the moral com presents a against which their
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"forth:

cans!"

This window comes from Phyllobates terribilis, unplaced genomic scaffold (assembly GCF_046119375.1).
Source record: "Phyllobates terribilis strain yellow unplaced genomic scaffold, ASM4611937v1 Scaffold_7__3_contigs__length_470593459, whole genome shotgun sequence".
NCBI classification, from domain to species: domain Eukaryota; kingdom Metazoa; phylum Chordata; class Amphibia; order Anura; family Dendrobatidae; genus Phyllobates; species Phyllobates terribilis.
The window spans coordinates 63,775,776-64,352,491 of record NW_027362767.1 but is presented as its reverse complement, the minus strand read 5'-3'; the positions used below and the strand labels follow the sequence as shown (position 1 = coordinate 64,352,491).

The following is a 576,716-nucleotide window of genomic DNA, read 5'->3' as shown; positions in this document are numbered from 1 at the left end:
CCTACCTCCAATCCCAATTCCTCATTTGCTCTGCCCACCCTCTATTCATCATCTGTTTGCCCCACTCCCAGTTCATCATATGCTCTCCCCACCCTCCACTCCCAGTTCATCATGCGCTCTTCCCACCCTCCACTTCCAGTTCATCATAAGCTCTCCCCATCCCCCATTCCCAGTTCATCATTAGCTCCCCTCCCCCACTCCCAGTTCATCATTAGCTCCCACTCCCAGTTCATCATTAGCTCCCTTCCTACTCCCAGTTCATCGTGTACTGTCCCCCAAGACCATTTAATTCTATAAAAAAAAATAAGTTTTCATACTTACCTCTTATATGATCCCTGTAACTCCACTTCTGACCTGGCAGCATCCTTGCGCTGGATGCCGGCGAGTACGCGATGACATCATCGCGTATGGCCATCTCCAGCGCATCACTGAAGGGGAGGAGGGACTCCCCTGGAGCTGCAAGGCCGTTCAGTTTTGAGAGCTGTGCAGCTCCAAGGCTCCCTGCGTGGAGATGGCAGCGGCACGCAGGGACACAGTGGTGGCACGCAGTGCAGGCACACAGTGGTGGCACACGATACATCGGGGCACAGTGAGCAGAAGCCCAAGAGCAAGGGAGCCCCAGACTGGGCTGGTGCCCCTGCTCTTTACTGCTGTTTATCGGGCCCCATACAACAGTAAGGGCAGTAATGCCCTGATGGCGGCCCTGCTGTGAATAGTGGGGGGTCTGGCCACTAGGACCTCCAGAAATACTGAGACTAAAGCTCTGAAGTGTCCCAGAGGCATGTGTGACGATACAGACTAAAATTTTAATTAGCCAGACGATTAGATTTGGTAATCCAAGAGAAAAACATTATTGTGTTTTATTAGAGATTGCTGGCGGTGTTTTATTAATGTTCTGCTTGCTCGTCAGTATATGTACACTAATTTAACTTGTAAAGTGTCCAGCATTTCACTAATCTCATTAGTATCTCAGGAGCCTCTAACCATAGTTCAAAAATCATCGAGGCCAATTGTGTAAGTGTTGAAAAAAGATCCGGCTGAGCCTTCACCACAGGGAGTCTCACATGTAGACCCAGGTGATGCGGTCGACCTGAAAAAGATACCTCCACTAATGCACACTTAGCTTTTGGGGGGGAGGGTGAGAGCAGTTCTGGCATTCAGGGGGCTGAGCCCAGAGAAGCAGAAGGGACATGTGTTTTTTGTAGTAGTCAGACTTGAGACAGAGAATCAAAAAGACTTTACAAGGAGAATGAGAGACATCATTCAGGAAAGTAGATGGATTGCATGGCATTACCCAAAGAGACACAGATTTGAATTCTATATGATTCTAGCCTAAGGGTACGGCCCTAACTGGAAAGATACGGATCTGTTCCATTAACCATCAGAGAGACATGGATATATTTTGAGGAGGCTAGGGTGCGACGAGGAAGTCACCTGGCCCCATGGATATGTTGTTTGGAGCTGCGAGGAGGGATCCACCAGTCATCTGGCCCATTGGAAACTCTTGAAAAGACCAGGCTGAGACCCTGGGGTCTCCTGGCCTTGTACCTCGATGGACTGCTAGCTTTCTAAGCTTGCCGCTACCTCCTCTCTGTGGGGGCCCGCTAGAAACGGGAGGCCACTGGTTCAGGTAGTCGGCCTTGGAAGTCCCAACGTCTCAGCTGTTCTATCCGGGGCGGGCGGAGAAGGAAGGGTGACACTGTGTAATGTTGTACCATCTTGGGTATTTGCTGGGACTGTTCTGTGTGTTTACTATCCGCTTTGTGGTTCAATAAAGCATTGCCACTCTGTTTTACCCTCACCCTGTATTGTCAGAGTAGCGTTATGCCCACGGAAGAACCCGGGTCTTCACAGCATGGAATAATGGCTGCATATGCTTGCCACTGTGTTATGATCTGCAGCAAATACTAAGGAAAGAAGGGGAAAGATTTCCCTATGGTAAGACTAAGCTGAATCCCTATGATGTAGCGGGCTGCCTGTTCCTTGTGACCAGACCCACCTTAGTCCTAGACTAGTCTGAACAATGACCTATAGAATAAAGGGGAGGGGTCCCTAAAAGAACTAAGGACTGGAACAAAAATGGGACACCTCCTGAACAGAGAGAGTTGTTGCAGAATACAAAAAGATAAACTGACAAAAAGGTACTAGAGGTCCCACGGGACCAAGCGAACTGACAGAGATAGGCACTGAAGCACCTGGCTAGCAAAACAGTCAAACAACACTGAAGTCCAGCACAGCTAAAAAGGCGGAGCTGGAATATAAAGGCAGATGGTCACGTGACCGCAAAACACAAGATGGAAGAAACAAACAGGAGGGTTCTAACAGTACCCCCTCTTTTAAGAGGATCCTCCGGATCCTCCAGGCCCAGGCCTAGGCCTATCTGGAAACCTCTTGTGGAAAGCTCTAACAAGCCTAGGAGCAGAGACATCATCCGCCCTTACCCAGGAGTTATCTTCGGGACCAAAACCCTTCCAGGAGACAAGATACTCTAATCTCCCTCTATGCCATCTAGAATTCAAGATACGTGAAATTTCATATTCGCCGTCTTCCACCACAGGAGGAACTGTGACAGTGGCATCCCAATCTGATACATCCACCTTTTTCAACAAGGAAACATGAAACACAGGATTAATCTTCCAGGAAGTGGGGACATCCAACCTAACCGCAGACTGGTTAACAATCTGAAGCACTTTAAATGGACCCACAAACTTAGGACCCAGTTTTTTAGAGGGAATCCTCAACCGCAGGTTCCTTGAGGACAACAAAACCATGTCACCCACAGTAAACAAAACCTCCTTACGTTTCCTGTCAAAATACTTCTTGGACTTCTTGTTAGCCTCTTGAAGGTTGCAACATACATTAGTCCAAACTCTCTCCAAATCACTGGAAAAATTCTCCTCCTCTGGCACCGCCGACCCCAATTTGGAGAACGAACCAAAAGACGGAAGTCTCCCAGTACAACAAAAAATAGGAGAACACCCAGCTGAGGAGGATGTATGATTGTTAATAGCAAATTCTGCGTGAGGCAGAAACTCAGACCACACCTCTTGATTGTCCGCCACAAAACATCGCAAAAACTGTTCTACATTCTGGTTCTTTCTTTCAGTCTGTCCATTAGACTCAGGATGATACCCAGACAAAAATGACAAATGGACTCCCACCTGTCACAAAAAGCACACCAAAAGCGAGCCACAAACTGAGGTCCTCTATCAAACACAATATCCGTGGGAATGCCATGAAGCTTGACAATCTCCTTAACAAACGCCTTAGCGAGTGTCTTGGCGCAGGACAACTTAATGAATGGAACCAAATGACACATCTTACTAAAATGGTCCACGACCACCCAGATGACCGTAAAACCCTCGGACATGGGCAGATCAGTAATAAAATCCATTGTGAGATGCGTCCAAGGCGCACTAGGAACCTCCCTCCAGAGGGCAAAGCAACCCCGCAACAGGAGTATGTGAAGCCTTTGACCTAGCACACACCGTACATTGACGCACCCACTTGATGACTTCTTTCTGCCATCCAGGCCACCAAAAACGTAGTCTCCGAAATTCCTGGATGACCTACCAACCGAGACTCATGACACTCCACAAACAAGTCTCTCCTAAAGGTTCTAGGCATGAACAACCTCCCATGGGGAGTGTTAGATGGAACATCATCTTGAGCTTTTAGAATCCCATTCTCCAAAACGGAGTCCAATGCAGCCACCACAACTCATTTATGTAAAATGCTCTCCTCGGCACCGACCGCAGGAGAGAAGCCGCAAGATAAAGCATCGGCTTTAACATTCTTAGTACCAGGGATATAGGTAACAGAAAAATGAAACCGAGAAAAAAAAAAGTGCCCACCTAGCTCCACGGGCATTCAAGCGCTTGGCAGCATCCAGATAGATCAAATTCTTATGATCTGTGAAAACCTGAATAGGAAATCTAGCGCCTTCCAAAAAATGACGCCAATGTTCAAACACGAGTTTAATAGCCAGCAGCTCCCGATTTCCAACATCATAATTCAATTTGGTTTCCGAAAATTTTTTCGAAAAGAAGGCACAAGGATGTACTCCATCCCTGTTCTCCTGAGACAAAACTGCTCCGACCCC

protestations of "I am prr>nd of Jimmy" strike a false note. Increasingly, commentitors are noting that although the Rosalynn Carter as the Big Nurse________ American people elected Jimmy Carter as President, they If Jimmy Carter is the doctor, determined to wean his hav got Rosalynn Carter as co-President—at least. In Dallas addict-patient off everything that makes his life worth in July she was called "the President's secret weapon" (an living, then Rosalynn Carter must be his nurse-assistant. interesting metaphor), and a minister there led prayers for Sally Quinn, writing in the Washington Post, has actually "those who lead this great nation, Jimmy Carter and suggested that Mrs. Carter is "playing nurse." As Quinn Rosalynn Carter." In one of her speeches on her Texas tour, sees it, however, it is Jimmy Carter who is the patient, and Mrs. Carter slipped into speaking as if she were indeed we are the worried relatives whose anxiety she tries to President. After touring a "camp for emotionally and soothe: physically disadvantaged children," she told an assembled She is the nurse. He is the patient. She has come to the waiting room group that "I have a bill now before Congress" to to reassure the concerned relatives. They are not listening to what implement improved "-""^al health care. Speaking in Dallas she is saying. They are listening to how she is saying it.... She tells on the same tour, she modestly remarked, apropos of the them everything that can be done is being done. She tells them the Camp David ^'.-nestic summit: "I sat in on the meetings; I patient is fine. But he needs their encouragement and support. listened with hii.-. ^nd we, uh, he made the decisions." In a story that verged on being adulatory, Time magazine While Quinn's interpretation is not without merit, the facts fit the scenario I am suggesting better. Rosalynn Carter (August 6) reported on Mrs. Carter's July tour of the is the nurse, all right—but she is the Big Nurse, she is Nurse country in praise of the President. Under the title "Selling Ratched of One Flew Over the Cuckoo's Nest fame; Jimmy True Grit—and by God She's Good at It," Time illustrated Carter is the emasculated doctor whose formal powers she Mrs. Carter's effectiveness as a popular politician by citing a wields; and we, the American people, are the patient-enemy, Los Angeles bystander who witnessed her performance and whom she/they are determined to bring to heel. With the remarked admiringly: "Now why couldn't she be the President?" best "therapeutic" intentions and methods, of course. "I bring," said Mrs. Carter in Pine Bluff, Arkansas in July, In an unofficial sense, Mrs. Carter is, indeed, the "greetings from Jimmy. I left him at home and Amy is away President. She views herself, at the very least, as coat camp so he's going to be very lonesome. But he said to tell President. Her own remarks about her role are revealing. you hello. I want you to know he's healthy and we're having "The President of the United States [not Jimmy] cares what I a wonderful time at the White House.... He's healthy. He's think," she has told reporters. "I have influence. I know it." happy. He's confident; and he's optimistic about the future About her present situation, she has remarked: "I find of the country." myself in the eye of history." Since she has also claimed Quinn quotes this passage as typical of the sort of thing having "always been more political" than her husband, it Rosalynn Carter says when she is standing in for the would have been more truthful if she had taken more President. It illustrates, she says, "the nurse-patient image responsibility for her actions and said that she had thrust [which] arises time and again as she continues to defend her herself into the eye of history. Surely, there is nothing passive husband; to promote him in a way one would not expect a about her advice that the White House band stop playing President to need." "Hail to the Chief — a suggestion ostensibly made to Quinn's remark is consistent with my suggestion that "de-imperialize" the Presidency. She succeeded. "The White while Mrs. Carter seemingly enhances her husband's image, House discovered," commented Harry Kelly (in the actually she diminishes it. Since it is unlikely that she would publicly announce feeling ashamed of Mr. Carter, her